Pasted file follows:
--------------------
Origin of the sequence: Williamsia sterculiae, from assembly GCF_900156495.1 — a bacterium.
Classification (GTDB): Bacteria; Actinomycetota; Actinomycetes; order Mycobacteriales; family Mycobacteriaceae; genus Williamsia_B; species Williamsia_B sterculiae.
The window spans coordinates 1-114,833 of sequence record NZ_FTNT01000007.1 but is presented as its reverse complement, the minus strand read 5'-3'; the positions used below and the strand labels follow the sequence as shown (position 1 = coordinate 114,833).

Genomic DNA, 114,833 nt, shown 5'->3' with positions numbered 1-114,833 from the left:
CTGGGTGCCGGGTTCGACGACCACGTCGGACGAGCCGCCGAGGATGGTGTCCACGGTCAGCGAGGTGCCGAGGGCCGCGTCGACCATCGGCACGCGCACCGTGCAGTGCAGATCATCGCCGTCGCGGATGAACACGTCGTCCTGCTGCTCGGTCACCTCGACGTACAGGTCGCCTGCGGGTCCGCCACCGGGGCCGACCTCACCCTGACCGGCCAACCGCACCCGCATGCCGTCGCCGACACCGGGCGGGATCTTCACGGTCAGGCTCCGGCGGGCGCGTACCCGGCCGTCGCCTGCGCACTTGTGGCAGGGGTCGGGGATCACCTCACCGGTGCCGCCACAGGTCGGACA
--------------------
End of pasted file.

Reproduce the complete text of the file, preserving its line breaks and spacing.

Origin of the sequence: Williamsia sterculiae, from assembly GCF_900156495.1 — a bacterium.
Classification (GTDB): Bacteria; Actinomycetota; Actinomycetes; order Mycobacteriales; family Mycobacteriaceae; genus Williamsia_B; species Williamsia_B sterculiae.
The window spans coordinates 1-114,833 of sequence record NZ_FTNT01000007.1 but is presented as its reverse complement, the minus strand read 5'-3'; the positions used below and the strand labels follow the sequence as shown (position 1 = coordinate 114,833).

Genomic DNA, 114,833 nt, shown 5'->3' with positions numbered 1-114,833 from the left:
CTGGGTGCCGGGTTCGACGACCACGTCGGACGAGCCGCCGAGGATGGTGTCCACGGTCAGCGAGGTGCCGAGGGCCGCGTCGACCATCGGCACGCGCACCGTGCAGTGCAGATCATCGCCGTCGCGGATGAACACGTCGTCCTGCTGCTCGGTCACCTCGACGTACAGGTCGCCTGCGGGTCCGCCACCGGGGCCGACCTCACCCTGACCGGCCAACCGCACCCGCATGCCGTCGCCGACACCGGGCGGGATCTTCACGGTCAGGCTCCGGCGGGCGCGTACCCGGCCGTCGCCTGCGCACTTGTGGCAGGGGTCGGGGATCACCTCACCGGTGCCGCCACAGGTCGGACA